Warner Bros hasconfirmed that it has put its plans for a specialized film unit back on thefast track and is now actively searching for an executive to run it. Warner hasbeen the only major studio without a classics division for some time and hasbeen toying with the idea for about two years now.

But in The LosAngeles Times yesterday, Warner Bros president and chief operating officer AlanHorn said that he is looking to correct the perception of the studio was as a producer of franchise andevent pictures not of so-called prestige movies. "Let's just say with mytickets to the Golden Globes this year, they sent me binoculars," he joked,adding that it was when he read and passed on Todd Haynes' Far From Heaven because the studio was not positioned torelease a film like it that he started to feel uneasy. Far From Heaven was produced by Killer Films andexecutive produced by Warner-based producer John Wells who has a partnershipwith Killer.

Horn has beenrestructuring Warner Bros Pictures in the wake of the departure of long-time chiefLorenzo di Bonaventura in Sept 2002. di Bonaventura had championed theformation of a classics division at the studio and was in advanced negotiationswith Sundance Film Festival director Geoffrey Gilmore to run it in late 2000.Russell Schwartz, the former head of Gramercy Pictures and now marketing chiefat New Line Cinema, was in the frame to co-head the unit before he segued toNew Line. But that configuration was never finalized, although di Bonaventuradid sign a co-production agreement with the UK's FilmFour which yielded thedisappointing Charlotte Gray starring Cate Blanchett.

In the wake ofDi Bonaventura's departure, Jeff Robinov assumed the role of president,domestic production, and, now that he is ensconsed alongside Steve Papazian whois president of physical production, Horn is turning his attention fast tospecialized films.

Currently beingdetermined is the structure of the unit and how it will work alongside theexisting studio infrastructure whether it will share marketing and distributionwith Warner Bros Pictures or operate autonomously and how many films to producea year.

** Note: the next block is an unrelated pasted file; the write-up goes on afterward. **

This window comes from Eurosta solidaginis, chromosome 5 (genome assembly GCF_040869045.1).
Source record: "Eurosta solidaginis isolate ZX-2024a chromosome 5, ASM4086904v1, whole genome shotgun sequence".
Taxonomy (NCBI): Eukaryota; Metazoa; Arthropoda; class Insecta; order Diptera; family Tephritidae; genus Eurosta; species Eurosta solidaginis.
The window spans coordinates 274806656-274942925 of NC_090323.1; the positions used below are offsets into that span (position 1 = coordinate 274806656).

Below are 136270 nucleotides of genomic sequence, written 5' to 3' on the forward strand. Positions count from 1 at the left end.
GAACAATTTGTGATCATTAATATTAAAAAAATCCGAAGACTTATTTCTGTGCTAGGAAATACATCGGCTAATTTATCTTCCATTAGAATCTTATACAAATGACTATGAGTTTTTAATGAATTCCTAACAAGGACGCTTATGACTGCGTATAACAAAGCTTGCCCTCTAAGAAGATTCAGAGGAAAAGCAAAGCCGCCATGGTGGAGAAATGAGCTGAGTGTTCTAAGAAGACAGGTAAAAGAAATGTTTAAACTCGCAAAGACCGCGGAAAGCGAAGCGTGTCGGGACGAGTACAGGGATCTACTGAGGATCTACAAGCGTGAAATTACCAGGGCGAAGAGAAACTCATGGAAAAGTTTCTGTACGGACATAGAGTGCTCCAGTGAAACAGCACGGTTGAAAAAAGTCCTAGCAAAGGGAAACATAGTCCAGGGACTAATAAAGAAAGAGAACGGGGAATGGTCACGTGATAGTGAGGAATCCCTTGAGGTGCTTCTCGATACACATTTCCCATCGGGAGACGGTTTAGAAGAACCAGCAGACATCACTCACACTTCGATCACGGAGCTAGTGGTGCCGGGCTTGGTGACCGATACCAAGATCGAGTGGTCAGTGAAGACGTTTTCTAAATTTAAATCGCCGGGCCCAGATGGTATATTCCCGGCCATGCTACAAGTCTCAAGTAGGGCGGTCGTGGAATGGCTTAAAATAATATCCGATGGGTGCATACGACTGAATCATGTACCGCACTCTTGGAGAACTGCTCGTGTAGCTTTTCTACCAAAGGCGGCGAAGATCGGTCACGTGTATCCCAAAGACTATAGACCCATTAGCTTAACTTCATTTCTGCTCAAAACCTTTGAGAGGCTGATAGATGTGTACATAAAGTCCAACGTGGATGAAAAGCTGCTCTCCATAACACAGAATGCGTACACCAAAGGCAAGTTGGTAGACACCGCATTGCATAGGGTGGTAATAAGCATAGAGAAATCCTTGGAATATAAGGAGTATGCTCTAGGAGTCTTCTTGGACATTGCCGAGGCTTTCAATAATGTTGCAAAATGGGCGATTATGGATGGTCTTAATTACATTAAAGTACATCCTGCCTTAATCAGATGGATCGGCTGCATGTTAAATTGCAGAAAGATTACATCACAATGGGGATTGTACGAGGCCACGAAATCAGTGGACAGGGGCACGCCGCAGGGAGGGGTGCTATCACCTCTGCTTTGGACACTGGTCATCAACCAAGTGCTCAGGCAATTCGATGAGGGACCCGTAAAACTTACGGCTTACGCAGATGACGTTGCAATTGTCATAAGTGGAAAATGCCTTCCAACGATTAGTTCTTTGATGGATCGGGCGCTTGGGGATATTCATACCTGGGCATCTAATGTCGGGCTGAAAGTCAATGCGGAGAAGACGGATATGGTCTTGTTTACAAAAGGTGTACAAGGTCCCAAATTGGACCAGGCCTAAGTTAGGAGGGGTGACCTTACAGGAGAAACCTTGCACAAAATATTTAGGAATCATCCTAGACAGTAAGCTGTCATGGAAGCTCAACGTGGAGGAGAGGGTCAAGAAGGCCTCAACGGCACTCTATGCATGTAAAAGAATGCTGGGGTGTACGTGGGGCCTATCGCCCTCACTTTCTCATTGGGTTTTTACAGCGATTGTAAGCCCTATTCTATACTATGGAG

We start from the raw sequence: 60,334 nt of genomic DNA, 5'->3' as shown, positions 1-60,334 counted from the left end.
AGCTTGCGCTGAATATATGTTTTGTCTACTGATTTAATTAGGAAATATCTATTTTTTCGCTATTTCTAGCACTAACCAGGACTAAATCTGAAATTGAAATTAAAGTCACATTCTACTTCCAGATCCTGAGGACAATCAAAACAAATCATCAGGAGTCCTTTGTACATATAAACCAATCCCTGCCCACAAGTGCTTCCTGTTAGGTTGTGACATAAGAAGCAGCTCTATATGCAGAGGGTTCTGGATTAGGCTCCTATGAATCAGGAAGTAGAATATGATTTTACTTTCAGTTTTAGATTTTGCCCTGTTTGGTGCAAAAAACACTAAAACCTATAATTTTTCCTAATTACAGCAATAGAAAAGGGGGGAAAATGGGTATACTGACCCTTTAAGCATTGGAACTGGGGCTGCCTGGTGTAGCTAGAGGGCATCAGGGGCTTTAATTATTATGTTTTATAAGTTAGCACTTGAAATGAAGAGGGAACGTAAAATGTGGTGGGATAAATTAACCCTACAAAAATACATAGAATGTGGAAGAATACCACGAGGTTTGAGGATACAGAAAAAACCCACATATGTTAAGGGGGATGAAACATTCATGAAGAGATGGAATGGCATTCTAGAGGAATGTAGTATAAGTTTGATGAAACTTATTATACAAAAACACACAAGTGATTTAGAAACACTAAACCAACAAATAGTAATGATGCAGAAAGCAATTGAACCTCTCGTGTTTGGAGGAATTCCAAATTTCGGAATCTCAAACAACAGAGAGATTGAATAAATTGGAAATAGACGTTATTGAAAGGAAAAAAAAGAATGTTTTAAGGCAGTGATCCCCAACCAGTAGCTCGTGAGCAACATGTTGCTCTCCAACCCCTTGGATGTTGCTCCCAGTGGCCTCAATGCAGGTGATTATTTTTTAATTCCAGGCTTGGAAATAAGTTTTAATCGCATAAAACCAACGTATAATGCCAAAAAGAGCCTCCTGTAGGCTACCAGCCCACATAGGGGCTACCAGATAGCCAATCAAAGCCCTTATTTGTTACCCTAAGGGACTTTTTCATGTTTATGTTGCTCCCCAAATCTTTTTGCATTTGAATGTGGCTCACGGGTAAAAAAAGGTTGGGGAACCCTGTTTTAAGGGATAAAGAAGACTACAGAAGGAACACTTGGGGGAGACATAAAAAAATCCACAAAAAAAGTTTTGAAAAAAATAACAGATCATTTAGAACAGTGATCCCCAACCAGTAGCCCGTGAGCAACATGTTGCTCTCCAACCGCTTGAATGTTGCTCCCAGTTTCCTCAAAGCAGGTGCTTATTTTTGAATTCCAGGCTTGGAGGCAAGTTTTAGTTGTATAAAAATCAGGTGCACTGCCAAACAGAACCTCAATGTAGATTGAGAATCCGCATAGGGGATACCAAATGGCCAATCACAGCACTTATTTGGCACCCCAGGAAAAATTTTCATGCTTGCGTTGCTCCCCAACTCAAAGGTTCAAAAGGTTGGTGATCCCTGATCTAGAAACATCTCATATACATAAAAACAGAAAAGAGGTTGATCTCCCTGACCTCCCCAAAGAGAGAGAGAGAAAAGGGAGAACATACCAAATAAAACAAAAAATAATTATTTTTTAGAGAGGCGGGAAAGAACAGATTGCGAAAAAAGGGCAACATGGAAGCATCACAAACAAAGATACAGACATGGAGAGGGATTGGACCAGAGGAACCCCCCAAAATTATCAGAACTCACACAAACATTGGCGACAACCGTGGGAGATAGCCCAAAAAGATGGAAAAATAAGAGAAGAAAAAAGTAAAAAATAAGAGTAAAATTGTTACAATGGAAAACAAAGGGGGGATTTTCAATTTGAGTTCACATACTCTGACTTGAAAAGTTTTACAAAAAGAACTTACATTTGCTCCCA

In addition tothe obvious benefits of producing arthouse films like attracting talent,discovering new film-makers and winning awards, Warner, like every otherstudio, is highly conscious of the ageing baby boomer audience, some 40% ofwhich is now over the age of 40.

In addition,Warner has been dramatically expanding its international production activitieswhich have already yielded local hits such as It Can't Be All Our Fault (MaChe Colpa Abbiamo Noi) inItaly and Le Bouletin France. The studio recently committed to its first Chinese-language picture TurnLeft, Turn Right, to bewritten and directed by one of Hong Kong's most successful filmmaking teams - JohnnieTo and Wai Ka-fai - and is backing Jean-Pierre Jeunet's follow-up to Amelie - A Very Long Engagement in France. If these activities, which areoverseen by Warner Bros executive vice president, international, Richard Foxdeliver films which could warrant a US release, a classics division would bethe perfect place.

The Warnerinitiative comes during a season which has seen Disney's Miramax enjoy abreakout hit with Chicago, MGM's United Artists score $20m success with Bowling ForColumbine, and Universal'snew Focus Features division flourish with Far From Heaven and The Pianist. Paramount Pictures' Paramount Classicsarm bought multiple territory rights to The United States Of Leland at the Sundance Film Festival in January,while Sony Pictures' Sony Pictures Classics - the oldest studio team of all -is pitching for Pedro Almodovar's Talk To Her to score Oscar nominations next Tuesday.

Warner meanwhile has focusedon its powerhouse blockbuster lineup in 2003 which includes The MatrixReloaded and The MatrixRevolutions and Terminator 3:Rise Of The Machines (domesticonly).